Travelling puppeteers in Elizabethan England performed in wealthy households. In 1561 the Duchess of Suffolk recorded paying 'two men who played upon the puppets'. Shakespeare referred to puppets and troupes of Italian puppeteers travelled around Britain in the 17th century, playing at fairs and markets, probably using marionettes.
The earliest recorded puppet plays in London took place in about 1600 at Bartholomew Fair, Smithfield, Holborn Bridge, Fleet Bridge and Bankside, but puppeteers made their living by performing all over the country. Bible stories such as Jonah and the Whale still featured in puppet shows and records show that one in Coventry in 1599 featured the devil. Medieval clergy used animated figures and puppets to help preach Christianity, and a devil puppet would have been a leading player in these, his evil-doings creating vivid and imaginative lessons.
According to a 17th-century poem by Samuel Butler, fireworks were used with puppet plays involving the devil - a theatrical (if not downright dangerous) way to show the perils of hellfire: 'Nor devil in the puppet-play be allowed
To roar and spit fire, but to fright the crowd'.
Puppeteers also performed versions of popular stage plays, historical stories and contemporary events and figures such as Guy Fawkes and the Gunpowder Plot. Glove puppets were probably the most common type of puppet in Elizabethan England but shadow puppets were also known.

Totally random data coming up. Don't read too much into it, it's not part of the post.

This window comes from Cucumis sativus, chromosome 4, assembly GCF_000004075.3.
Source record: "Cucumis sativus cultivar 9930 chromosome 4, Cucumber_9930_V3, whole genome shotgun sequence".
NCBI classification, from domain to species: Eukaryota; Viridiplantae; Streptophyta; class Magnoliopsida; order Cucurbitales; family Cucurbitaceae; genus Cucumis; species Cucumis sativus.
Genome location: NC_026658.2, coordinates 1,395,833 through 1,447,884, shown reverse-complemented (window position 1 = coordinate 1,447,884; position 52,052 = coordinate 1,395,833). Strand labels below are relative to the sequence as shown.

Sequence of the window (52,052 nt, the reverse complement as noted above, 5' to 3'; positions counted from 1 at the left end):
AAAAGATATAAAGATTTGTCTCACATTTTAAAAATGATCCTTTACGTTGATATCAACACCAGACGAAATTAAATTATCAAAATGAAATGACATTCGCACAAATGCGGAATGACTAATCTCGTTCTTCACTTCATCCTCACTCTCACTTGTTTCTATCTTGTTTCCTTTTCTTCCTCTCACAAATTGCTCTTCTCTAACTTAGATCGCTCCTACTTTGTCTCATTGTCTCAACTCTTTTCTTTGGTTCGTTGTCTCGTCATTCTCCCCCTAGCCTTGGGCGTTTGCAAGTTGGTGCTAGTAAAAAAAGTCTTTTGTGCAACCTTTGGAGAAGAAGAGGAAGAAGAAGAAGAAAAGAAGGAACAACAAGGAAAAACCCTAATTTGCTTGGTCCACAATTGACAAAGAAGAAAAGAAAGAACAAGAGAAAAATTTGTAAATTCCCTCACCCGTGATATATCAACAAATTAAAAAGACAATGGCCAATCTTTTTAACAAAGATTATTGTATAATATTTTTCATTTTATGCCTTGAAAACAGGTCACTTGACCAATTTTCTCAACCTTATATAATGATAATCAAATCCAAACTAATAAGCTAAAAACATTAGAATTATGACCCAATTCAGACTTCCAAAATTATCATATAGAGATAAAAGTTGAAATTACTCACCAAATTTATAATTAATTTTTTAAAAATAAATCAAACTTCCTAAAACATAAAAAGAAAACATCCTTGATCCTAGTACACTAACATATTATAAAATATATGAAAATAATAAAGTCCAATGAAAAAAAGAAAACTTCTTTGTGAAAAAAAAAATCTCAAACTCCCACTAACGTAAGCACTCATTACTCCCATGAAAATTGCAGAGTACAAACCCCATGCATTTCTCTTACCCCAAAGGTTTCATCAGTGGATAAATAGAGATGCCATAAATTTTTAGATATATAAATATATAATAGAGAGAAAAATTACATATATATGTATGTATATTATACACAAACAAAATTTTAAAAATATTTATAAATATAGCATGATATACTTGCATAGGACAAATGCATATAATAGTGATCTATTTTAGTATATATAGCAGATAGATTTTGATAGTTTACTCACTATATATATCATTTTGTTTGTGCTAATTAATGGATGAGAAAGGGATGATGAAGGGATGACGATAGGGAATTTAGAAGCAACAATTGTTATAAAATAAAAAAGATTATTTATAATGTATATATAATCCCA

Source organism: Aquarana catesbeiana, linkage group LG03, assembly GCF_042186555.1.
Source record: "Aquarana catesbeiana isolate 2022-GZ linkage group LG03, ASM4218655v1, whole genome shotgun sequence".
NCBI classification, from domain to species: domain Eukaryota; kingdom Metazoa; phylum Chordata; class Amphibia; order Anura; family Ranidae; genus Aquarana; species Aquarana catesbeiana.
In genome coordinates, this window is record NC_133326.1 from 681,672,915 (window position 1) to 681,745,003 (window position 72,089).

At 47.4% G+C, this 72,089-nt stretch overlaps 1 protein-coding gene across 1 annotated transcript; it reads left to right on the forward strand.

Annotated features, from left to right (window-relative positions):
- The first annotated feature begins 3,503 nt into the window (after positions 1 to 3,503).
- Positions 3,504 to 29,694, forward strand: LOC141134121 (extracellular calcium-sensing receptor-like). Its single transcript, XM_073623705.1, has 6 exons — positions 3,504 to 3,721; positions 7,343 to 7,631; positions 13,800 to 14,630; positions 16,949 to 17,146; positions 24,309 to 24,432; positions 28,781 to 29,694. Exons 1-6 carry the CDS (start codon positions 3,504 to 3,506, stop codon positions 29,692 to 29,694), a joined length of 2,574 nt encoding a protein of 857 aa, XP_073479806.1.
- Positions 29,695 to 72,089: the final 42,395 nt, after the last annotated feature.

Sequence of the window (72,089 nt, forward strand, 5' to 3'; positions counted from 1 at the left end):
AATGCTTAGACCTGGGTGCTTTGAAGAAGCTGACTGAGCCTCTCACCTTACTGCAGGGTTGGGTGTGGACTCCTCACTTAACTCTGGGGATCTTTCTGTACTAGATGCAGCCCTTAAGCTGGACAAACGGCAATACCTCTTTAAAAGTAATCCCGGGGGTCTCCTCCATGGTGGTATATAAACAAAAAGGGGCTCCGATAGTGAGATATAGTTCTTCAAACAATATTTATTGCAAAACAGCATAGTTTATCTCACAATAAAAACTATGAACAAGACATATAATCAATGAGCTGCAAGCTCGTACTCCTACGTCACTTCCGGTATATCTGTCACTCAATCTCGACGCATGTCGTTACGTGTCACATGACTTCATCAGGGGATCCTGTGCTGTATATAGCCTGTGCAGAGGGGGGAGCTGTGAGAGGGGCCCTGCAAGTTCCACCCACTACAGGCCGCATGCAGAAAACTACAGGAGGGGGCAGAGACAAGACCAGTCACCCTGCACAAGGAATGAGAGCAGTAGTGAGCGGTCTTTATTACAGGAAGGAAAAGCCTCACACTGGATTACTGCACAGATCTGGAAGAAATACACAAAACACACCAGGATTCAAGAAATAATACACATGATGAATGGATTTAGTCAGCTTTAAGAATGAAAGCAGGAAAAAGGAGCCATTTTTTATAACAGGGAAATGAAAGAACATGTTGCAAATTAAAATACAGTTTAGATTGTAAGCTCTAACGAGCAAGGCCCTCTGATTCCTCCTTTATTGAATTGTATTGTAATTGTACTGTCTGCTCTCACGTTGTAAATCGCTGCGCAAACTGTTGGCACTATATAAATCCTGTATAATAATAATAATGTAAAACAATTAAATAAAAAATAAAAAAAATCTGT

Theatres were closed during the mid 17th century, when stage plays were forbidden. Puppet plays, however, were still tolerated, so from 1642 until 1660 puppet theatre flourished - mostly with glove puppets. When Charles II returned to England, entertainers from the continent came too, including puppeteers. They brought a string puppet character based on the Italian Commedia dell’arte figure Pulchinello. In England he was called Punchinello and eventually Punch.
Mr Punch was first recorded in England in 1662 by the famous diarist Samuel Pepys when he saw him as a marionette, operated in Covent Garden by the Italian puppet showman Signor Bologna. Pulchinella, as he was then called, was presented within a tent rather than in the type of booth we know today with the audience standing outside. Pepys brought his wife to see the show two weeks later and that October the same show was performed at Whitehall for the King. Pepys recorded seeing other Italian puppet showmen in England and in 1672 the King ordered that a puppet showman should be allowed to perform at Charing Cross.
Meanwhile, strolling puppeteers continued to play in portable booths around the country, with shows based on Bible stories and legends. Puppeteers were particularly active in 17th-century Norwich, a tradition that continues today.
The Devil has a long history in puppet shows. Records show that the Devil featured in a show at Coventry in 1599, and has also appeared with Mr Punch for a long time. An account of the 1699 May Fair records 'a Puppet Show, where a senseless dialogue between Pulchinello and the Devil was conveyed to the ears of the listening rabble through a tin squeaker'.
This puppet was made by the puppeteer Walter Wilkinson who did much to restore the reputation of glove puppets in the first half of the 20th century.